WebVTT (Web Video Text Tracks) is an HTML5 standard for incorporating text captions in video content for hearing-impaired users or language-translation subtitles. Safari’s support for WebVTT has been enhanced to let you embed VTT captions within a movie file itself rather than in a separate file of their own, and to add style properties to a caption to control its visual presentation:

  • visibility

  • font-family

  • font-size

  • text-decoration

  • text-outline

  • text-shadow

  • color

  • opacity

  • background

  • outline

  • white-space

Font Enhancements

The following enhancements to font handling have been added.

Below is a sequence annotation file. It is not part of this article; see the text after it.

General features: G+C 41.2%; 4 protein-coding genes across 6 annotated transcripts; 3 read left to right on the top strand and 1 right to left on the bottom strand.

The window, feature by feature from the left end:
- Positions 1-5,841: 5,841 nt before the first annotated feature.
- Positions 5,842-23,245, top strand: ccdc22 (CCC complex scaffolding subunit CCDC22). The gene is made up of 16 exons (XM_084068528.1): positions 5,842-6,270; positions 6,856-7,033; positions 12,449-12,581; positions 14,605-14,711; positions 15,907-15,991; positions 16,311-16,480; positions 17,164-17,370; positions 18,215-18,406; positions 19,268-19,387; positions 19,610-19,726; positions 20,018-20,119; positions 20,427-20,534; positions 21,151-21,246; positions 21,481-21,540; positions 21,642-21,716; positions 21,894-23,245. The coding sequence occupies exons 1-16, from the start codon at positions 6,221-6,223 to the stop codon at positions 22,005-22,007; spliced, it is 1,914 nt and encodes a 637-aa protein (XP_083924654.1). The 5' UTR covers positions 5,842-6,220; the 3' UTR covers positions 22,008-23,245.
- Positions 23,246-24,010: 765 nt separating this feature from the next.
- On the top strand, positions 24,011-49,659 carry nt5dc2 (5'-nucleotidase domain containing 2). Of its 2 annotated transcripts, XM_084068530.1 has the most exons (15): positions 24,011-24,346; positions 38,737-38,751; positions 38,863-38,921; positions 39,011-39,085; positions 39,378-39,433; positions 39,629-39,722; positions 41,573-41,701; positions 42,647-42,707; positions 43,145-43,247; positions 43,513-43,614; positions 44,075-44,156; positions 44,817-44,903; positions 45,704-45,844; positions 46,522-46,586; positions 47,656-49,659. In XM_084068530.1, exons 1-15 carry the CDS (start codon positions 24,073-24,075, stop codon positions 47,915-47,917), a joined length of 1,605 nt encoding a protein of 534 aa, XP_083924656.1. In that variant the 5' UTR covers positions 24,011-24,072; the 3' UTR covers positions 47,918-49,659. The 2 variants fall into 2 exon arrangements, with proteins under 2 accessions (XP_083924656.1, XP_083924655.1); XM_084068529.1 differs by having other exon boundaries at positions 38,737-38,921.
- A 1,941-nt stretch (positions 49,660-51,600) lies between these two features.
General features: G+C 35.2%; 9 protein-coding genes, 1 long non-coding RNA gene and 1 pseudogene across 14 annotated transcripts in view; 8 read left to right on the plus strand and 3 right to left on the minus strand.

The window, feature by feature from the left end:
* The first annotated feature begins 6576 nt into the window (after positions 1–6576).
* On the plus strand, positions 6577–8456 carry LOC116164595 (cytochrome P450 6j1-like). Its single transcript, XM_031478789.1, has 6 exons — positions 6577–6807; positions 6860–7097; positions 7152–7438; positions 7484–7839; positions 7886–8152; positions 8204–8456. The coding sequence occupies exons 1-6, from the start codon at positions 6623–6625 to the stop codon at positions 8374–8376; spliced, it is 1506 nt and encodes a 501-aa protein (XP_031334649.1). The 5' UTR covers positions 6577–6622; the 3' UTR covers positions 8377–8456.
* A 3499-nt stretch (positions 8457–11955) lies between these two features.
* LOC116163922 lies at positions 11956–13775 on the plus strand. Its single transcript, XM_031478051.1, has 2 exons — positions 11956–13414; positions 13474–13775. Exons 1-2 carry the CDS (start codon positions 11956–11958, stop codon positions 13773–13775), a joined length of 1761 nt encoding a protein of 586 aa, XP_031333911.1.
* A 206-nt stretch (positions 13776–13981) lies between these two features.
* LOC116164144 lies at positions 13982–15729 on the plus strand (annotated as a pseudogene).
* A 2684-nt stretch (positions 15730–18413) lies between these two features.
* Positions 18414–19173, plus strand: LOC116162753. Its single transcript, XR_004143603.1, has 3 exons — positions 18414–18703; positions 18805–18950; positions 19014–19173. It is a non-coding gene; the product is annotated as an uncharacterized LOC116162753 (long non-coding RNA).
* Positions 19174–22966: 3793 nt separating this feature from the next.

Dynamic Type

The Dynamic Type mechanism, introduced in iOS 7, allows applications to choose fonts for text display based on their intended semantic use (such as for body text, headlines, or captions). WebKit has added a series of new properties to support the use of Dynamic Type in your web pages:

  • -apple-system-body

  • -apple-system-headline

  • -apple-system-subheadline

  • -apple-system-caption1

  • -apple-system-caption2

  • -apple-system-footnote

  • -apple-system-short-body

  • -apple-system-short-headline

  • -apple-system-short-subheadline

  • -apple-system-short-caption1

  • -apple-system-short-footnote

  • -apple-system-tall-body

Kerning and Ligatures

Kerning and ligatures for text display are now enabled by default; you can disable them, if necessary, by setting text-rendering:optimizeSpeed.

CSS Enhancements

The following CSS enhancements have been added.

CSS calc() Function